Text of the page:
|By Ryu Seo-hyun
The Post Reporter
lmost everyone probably should have heard the lyrics of the song "Mrs. Robinson" by Simon & Garfunkel, the theme song to the film The Graduate. "And here's to you, Mrs. Robinson. Heaven holds a place for those who pray. Hey, hey, hey. Hey, hey, hey.? This movie took the 1960s American society as its backdrop, and recently it has been turned into a stage production in Seoul. I think this is because it still has some message for us even today.
The Graduate was adapted for the screen by director Mike Nichols from the novel The Graduate written by Charles Webb in New York 1963. It is a coming-of-age tale. Dustin Hoffman plays Benjamin, a model student from Southern California, who experiences some disillusionment after graduation. He is seduced by a family friend, Mrs. Robinson-Played by Anne Bancroft? who is old enough to be his mother, during his graduation party, and then continues to meet her in secret for a while. But he also falls in love with her daughter Elaine, played by Katharine Ross. When Elaine comes home from school, Mr. Robinson introduces her to Ben. They soon become intimate. Then, Ben tells Elaine about his relationship with her mother. But Mrs. Robinson tells Elaine that Ben raped her. Angry and depressed, Elaine returns to school. Benjamin finds her and tries to explain, but she decides to marry another man. Benjamin learns of the marriage and charges into a church to rescue Elaine and they run away together.
The Graduate challenges the older generation's values vis-a-vis Ben. It expresses the confusion felt by today's youth as well. Mike Nichols won an Oscar for directing the film, and it helped Dustin Hoffman to launch his acting career.
The Graduate as a Play
The Graduate has been revived as a play. It was first performed in London's West End in 2000, and moved onto Broadway in 2002. The Graduate was performed from February 3 to 25 at Arko Arts Theater, Daehakro in Seoul. Many Korean playgoers were so excited about this show because Kim Ji-sook, an eminent actress, and Song Chang-ui, who had received critical acclaim in the musical Blue Saigon, were starring in the play. At the same time, the play's enormous expense of 400 million won, which was unprecedented in Korean theatrical history, generated a lot of interest because it was unparalleled.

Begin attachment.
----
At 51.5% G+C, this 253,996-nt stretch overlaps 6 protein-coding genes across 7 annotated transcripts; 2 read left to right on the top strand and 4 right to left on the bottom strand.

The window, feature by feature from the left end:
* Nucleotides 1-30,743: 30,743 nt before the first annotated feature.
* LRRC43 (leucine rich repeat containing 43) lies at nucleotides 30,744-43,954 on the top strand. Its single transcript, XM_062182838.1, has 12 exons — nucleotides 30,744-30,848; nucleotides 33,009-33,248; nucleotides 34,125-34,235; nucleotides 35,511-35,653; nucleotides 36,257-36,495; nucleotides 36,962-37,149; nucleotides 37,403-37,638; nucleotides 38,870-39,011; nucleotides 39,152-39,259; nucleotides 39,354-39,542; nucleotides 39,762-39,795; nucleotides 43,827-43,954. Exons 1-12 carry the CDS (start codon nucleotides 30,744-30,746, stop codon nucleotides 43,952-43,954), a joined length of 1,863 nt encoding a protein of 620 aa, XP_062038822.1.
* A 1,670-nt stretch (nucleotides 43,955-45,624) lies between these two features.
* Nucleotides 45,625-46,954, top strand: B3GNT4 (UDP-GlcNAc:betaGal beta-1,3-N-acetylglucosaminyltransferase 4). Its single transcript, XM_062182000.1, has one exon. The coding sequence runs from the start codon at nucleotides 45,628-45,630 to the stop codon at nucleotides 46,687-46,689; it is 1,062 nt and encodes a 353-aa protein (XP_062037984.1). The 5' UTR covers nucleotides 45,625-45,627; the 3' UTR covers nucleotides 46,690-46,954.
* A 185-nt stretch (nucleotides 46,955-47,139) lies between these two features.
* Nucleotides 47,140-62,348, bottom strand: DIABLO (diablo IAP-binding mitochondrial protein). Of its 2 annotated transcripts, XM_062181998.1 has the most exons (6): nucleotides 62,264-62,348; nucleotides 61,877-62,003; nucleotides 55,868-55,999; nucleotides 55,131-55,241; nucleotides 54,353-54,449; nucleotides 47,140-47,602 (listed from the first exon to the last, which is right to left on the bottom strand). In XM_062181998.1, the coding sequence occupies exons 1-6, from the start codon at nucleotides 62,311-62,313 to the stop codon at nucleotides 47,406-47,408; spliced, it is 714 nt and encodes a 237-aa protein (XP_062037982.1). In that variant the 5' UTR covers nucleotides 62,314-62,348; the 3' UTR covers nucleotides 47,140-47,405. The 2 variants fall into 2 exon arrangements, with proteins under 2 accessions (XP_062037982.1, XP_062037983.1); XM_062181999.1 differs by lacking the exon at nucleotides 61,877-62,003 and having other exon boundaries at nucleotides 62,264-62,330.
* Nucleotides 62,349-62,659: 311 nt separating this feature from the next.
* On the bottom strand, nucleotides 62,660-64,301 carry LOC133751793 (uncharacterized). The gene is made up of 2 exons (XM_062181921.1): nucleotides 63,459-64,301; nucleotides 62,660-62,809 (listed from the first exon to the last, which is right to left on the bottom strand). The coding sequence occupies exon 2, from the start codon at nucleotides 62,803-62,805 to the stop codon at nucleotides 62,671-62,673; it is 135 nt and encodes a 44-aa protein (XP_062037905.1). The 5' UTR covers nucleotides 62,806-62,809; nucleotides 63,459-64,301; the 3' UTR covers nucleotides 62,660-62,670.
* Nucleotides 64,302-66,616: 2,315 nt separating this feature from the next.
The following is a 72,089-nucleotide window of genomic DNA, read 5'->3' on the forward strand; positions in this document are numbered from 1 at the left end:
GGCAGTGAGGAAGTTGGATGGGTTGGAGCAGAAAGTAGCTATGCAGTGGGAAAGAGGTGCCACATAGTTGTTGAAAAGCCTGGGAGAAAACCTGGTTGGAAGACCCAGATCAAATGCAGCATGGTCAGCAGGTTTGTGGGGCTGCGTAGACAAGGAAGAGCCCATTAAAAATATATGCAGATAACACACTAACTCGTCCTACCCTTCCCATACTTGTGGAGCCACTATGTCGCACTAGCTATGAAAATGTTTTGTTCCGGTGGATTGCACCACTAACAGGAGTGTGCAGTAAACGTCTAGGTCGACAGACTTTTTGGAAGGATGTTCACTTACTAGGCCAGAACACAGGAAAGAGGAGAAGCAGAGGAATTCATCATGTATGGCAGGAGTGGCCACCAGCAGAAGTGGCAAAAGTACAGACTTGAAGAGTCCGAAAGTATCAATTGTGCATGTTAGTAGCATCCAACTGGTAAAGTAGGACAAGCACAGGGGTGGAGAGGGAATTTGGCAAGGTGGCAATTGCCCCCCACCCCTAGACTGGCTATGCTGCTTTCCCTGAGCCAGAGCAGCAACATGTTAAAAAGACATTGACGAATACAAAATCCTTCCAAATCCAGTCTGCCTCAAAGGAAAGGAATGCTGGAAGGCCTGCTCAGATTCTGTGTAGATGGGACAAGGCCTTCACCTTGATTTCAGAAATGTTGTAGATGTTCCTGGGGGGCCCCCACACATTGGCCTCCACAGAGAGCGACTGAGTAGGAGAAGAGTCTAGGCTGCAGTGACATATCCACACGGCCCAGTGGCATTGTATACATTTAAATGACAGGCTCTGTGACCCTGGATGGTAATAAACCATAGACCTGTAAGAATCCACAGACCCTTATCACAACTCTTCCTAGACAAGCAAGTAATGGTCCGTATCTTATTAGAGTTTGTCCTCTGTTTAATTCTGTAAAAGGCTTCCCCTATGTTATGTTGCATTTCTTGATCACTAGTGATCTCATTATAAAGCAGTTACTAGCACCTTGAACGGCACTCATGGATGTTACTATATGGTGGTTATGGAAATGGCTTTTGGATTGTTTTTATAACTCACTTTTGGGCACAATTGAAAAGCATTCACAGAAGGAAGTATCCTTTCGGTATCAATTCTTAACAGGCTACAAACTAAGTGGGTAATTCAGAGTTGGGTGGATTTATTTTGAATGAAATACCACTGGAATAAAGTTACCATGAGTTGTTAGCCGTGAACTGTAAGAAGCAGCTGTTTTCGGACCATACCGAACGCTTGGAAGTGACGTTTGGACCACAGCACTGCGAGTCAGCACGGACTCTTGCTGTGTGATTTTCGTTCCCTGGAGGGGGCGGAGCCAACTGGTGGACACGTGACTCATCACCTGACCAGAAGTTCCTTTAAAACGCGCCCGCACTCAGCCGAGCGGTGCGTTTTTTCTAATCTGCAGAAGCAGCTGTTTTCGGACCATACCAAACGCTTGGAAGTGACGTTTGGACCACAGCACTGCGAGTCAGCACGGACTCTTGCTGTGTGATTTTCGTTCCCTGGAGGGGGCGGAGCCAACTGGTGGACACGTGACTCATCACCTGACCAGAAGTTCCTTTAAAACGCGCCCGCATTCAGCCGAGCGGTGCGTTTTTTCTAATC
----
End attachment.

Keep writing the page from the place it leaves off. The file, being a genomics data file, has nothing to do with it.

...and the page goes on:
Above all, however, the hottest issue was the nudity of Kim Ji-sook, who acted the part of Mrs. Robinson. The play attracted many viewers curious about her nudity. Actually, it was sensational that Kim Ji-sook, over 50 years old and one of the most famous actresses in Korea, exposed her body to the public for the first time in her acting career. Kim Jong-seok, the producer of the play, said, "Kim Ji-sook told me to follow my instincts. Without her courage, I could have not completed this work successfully." And he added, 밫he nudity is quickly forgot. Instead, it's replaced with messages that make you ask about the meanings of family and love. When the audiences leave the theater, they will forget the nudity and remember the message.?
Critical Opinions of the Play
<Mrs. Robinson> cigarette smoke bothered me at first, but it was such an exceptional play that made me forgot about the smell,?Park Eun-young said.
"The songs of Simon & Garfunkel are what I liked the most. The memories of 40 years ago kept running through my mind when I listened to their music. I lived over again through The Graduate,?Kim Sung-su said.
The above opinions were uploaded in "Talking about The Graduate with Shownote?of Cyworld Club after viewers watched the play. The play was more nuanced than the film. For example, it gave the audience a more intimate understanding of the characters than the movie. Especially, the psychological description of Mrs. Robinson was expressed more delicately. And also distinctly from the movie, "The beauty of stage" was added in the play. "I feel nervous when I hear the word "Graduate" because the word includes the mixed images of ending, departure, a new start, and palpitation. To reflect these feelings, I decorated the stage with doors and windows, suggesting a "border of ending and starting??said Kim Jong-seok, the director of The Graduate.
And he added, "The gap between ending and starting is a springboard of our lives.? Like his commentary on his own work, The Graduate deals with growth stories of ordinary people and their lives. Therefore, 40 years after its premiere, The Graduate is still relevant.